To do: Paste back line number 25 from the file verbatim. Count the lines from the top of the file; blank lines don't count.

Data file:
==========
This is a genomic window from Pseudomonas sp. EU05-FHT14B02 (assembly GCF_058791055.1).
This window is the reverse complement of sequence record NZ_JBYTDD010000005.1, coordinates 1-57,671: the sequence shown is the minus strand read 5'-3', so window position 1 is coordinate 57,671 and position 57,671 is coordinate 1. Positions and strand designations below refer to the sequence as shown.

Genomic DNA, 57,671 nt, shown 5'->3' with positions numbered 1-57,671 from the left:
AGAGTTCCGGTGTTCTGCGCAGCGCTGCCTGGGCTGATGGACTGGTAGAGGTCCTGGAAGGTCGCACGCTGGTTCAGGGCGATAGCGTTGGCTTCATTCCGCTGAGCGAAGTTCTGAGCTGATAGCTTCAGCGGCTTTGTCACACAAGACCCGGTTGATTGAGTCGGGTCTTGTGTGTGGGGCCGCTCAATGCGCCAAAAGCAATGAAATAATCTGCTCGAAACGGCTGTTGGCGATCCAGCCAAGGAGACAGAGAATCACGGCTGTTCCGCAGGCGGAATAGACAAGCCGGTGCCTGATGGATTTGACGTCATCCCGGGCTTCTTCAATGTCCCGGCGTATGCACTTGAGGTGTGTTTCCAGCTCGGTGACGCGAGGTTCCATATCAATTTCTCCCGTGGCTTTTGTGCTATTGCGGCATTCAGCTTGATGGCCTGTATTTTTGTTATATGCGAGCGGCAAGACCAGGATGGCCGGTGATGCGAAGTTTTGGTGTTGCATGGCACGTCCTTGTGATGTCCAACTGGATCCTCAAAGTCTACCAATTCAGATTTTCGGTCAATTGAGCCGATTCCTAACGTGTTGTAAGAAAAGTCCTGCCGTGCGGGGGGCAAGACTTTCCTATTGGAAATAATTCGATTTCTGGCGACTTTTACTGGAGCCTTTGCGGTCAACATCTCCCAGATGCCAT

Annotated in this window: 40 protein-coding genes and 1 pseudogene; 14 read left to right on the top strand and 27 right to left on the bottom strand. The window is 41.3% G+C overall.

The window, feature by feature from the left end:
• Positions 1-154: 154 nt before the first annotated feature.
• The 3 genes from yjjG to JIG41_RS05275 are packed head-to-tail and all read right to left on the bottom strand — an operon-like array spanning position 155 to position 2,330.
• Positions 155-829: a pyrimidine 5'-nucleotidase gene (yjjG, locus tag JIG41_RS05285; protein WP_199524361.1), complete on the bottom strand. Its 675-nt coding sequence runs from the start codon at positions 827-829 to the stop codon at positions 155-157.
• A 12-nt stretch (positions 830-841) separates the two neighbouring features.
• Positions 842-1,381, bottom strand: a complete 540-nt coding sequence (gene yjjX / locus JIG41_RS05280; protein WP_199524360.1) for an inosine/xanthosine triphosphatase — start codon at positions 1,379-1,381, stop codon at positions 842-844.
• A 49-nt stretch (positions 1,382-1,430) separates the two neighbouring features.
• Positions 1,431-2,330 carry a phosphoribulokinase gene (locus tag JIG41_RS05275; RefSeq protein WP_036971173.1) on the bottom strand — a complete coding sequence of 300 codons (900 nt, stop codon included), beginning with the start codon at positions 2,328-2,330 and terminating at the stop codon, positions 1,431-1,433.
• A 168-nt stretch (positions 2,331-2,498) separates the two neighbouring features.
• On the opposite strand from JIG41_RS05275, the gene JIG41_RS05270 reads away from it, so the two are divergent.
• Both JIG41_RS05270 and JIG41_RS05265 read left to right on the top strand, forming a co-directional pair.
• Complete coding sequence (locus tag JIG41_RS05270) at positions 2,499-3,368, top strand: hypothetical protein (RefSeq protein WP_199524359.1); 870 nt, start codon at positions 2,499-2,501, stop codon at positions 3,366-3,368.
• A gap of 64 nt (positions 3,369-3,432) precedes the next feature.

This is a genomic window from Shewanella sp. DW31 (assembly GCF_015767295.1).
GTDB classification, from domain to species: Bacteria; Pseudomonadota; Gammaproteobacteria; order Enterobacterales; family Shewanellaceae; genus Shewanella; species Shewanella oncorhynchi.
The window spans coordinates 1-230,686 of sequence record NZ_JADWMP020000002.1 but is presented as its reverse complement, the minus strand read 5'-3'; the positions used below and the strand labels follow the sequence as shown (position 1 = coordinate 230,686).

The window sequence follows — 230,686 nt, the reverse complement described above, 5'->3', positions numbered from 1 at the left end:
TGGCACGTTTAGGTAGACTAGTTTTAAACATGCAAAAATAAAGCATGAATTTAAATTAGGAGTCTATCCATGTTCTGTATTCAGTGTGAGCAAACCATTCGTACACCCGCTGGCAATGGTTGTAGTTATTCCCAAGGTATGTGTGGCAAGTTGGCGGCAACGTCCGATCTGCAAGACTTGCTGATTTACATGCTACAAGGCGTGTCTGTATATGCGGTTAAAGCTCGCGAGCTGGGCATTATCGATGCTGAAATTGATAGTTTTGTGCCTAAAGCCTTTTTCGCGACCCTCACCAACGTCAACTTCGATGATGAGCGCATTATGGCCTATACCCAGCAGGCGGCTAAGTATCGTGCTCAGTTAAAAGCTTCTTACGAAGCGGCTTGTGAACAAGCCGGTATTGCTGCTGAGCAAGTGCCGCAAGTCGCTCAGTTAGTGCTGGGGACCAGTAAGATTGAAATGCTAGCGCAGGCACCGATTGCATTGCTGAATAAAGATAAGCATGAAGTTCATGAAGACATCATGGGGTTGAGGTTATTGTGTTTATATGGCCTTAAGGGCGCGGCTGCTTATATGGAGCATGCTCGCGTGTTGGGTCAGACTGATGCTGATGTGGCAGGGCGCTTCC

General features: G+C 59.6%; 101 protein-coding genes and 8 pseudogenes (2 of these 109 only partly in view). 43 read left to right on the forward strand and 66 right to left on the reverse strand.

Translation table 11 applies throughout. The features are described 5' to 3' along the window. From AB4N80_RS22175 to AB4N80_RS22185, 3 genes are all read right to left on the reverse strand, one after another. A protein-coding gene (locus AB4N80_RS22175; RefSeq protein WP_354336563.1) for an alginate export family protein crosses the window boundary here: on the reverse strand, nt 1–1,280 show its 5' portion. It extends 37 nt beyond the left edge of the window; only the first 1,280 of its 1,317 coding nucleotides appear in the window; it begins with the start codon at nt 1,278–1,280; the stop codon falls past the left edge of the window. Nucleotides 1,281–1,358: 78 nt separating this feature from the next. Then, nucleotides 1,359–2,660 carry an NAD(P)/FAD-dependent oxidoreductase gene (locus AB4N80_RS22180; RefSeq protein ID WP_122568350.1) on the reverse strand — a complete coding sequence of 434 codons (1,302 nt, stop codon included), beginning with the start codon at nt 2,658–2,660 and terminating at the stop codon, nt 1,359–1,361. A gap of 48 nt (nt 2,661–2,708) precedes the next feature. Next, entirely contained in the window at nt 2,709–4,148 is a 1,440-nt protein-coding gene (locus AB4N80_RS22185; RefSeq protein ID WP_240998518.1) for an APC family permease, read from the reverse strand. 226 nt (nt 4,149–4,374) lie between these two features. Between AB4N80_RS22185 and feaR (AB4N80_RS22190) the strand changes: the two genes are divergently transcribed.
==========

Translation table 11 applies throughout. The features are described 5' to 3' along the window. From AB4N80_RS22175 to AB4N80_RS22185, 3 genes are all read right to left on the reverse strand, one after another. A protein-coding gene (locus AB4N80_RS22175; RefSeq protein WP_354336563.1) for an alginate export family protein crosses the window boundary here: on the reverse strand, nt 1–1,280 show its 5' portion. It extends 37 nt beyond the left edge of the window; only the first 1,280 of its 1,317 coding nucleotides appear in the window; it begins with the start codon at nt 1,278–1,280; the stop codon falls past the left edge of the window. Nucleotides 1,281–1,358: 78 nt separating this feature from the next. Then, nucleotides 1,359–2,660 carry an NAD(P)/FAD-dependent oxidoreductase gene (locus AB4N80_RS22180; RefSeq protein ID WP_122568350.1) on the reverse strand — a complete coding sequence of 434 codons (1,302 nt, stop codon included), beginning with the start codon at nt 2,658–2,660 and terminating at the stop codon, nt 1,359–1,361. A gap of 48 nt (nt 2,661–2,708) precedes the next feature. Next, entirely contained in the window at nt 2,709–4,148 is a 1,440-nt protein-coding gene (locus AB4N80_RS22185; RefSeq protein ID WP_240998518.1) for an APC family permease, read from the reverse strand. 226 nt (nt 4,149–4,374) lie between these two features. Between AB4N80_RS22185 and feaR (AB4N80_RS22190) the strand changes: the two genes are divergently transcribed.